San Antonio now owns the tie-breaker and is a half-game out of the number-one seed.
With the news of LaMarcus Aldridge’s health slowly settling over Spurs Nation like a cold, stinky fog, we were reminded that there are things much bigger than basketball going on in players’ lives. Which is important, because if you were tuning into tonight’s nationally televised game hoping for compelling, playoff-level basketball, you would’ve come away a tad disappointed.
Still, despite missing three starters and turning the ball over 18 times, the Spurs’ reserves proved more than enough to handle Golden State, who was without Kevin Durant, Stephen Curry, Klay Thompson, Andre Iguodala and Draymond Green, winning 107-85 and holding the visitors to their lowest point total of the season. With the victory, there’s just a half-game separating second-place San Antonio (51-14) and first-place Golden State (52-14).
Resting his four super starters on a SEGABABA following a loss at Minnesota, Steve Kerr surrounded quasi-All-Star Zaza Pachulia with Matt Barnes, Shaun Livingston, Kevon Looney and Patrick McCaw to start the game, a five-man group that had never played a minute together before Saturday. Unsurprisingly those dudes had trouble establishing much chemistry in this one, and the Warriors found themselves down double digits by the end of the first quarter.
To their credit, the Spurs didn’t let Kerr’s decision affect their effort or focus, seizing control of the game through their ball movement and some hot shooting from deep. The team hit 11 threes by half-time (8 in the second quarter), with Patty Mills (5-of-6) and Davis Bertans (3-of-4) leading the charge, and didn’t look back from there.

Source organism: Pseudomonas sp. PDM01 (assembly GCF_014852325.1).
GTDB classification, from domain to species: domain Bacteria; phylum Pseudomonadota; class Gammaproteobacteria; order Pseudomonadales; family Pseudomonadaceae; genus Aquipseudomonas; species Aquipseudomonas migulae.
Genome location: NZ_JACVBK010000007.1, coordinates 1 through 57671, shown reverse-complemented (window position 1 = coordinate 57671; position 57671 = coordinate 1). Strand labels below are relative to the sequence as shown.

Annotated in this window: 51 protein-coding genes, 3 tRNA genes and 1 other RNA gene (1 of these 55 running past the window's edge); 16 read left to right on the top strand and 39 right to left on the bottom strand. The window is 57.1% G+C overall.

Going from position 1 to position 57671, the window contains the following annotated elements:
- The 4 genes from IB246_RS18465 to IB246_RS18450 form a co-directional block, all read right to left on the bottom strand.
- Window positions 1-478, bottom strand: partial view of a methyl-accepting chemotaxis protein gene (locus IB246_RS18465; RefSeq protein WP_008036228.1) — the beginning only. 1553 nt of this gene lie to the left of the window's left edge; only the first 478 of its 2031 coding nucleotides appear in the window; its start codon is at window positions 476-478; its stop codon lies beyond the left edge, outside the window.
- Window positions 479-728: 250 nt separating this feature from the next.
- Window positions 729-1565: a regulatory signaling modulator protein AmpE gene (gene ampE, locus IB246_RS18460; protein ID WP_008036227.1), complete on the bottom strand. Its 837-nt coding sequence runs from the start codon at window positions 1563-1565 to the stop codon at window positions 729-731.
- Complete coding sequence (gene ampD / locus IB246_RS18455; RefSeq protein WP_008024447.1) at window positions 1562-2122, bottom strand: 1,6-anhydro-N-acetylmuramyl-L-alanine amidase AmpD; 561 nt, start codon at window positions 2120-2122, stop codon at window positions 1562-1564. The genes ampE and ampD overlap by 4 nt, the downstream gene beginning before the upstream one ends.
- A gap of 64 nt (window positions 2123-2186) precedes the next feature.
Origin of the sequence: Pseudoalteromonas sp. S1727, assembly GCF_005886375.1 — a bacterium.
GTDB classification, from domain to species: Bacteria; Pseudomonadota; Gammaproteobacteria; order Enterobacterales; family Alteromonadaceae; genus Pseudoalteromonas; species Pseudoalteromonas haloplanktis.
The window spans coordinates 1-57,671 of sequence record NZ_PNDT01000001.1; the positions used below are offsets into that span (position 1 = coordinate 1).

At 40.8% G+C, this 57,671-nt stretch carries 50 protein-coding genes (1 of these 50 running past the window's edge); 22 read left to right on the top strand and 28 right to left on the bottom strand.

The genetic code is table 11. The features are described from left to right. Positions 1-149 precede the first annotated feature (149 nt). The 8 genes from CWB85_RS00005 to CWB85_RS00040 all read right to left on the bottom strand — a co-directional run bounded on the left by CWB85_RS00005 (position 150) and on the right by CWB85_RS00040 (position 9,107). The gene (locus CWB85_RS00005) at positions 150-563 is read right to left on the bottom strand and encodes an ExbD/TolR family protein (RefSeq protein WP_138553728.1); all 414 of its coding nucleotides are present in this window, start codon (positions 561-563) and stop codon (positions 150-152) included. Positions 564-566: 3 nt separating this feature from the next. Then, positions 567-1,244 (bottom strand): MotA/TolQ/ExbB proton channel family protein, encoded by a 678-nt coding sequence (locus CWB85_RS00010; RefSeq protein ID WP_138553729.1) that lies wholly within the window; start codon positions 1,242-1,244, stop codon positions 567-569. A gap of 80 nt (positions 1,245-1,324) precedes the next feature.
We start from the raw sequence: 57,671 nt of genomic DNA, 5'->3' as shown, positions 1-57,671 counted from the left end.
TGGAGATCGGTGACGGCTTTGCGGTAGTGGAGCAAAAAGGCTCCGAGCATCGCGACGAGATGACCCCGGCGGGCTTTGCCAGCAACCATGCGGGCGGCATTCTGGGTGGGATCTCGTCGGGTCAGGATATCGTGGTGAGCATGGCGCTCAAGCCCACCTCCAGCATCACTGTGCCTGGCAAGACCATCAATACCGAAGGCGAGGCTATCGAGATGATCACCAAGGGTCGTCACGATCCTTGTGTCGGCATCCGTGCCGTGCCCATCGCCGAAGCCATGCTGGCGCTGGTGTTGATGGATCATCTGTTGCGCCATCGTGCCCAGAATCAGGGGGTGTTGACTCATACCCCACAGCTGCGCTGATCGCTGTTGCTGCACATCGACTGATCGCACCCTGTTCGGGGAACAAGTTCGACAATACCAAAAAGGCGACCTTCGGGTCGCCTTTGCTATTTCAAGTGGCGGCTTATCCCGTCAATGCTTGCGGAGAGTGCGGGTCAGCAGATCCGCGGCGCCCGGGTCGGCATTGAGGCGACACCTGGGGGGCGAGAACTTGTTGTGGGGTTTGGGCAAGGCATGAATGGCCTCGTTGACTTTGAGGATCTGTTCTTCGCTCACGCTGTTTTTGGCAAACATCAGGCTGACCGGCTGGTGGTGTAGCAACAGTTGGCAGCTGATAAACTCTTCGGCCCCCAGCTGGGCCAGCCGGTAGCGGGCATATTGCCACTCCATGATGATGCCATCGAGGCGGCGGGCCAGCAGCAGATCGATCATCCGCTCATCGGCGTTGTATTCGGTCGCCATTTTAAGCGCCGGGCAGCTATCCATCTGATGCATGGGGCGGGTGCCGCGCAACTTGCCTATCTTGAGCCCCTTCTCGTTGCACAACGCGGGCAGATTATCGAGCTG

Mills was terrific stepping into the starting lineup, finishing with a team-high 21 points and a +21 plus-minus. He did most of his damage in the first half, which allowed Pop to give more time to Austin staple Bryn Forbes, who scored a career-high 8 points.
It was a productive night all the way down the bench, with every Spur that saw the floor getting on the board. Every big did his part, with David Lee (12 and 6), Dewayne Dedmon (9, 7 and 2 blocks), and Pau Gasol (10 and 7) playing between 18 and 21 minutes each, and the team shot at a great clip from all over: 51.9% from the field, 44.4% from three, and 83.3% from the line.
The game could’ve been even more lopsided if it wasn’t for a career night from Ian Clark, who dropped 36 points on 15-of-21 shooting. Not bad for an undrafted guy who’s been averaging just over 13 minutes per game.
Inevitably, in the light of Kerr’s last-minute decision to rest his stars, the broadcast frequently turned its attention to the issue of teams sitting players. You’ve likely heard both sides of the debate before, and despite the league’s attempts to address the rigors of the 82-game schedule, the problem won’t likely go away without further measures. In this case, the Warriors were at the end of a two-week stretch having played seven of eight games on the road, and it’s safe to assume that making this call against a team hot on their heels in the standings was a difficult but understandable consolation to make.
At least the Spurs fans in the AT&T Center who paid top dollar for the game saw their team come away with the W — a W that counts just as much in the standings as the next (and final) meeting between the two teams in a few weeks. And since SA took the season opener in Oracle back in October, they also own the all-important tie-breaker in the season series.
Also, Kawhi Leonard, who missed this one while still in concussion protocol, appears to be on the mend and could be returning soon:
Patty Mills said Kawhi Leonard “seems alright” when you talk to him. Pop is hopeful he can go on Monday.
— Michael C. Wright (@mikecwright) March 12, 2017
All eyes now turn to Monday, not only since that’s when the Spurs play next (at home against Atlanta), but because it’s when the team expects more conclusive news on Aldridge’s heart. Here’s hoping for the best.
Source: Pounding The Rock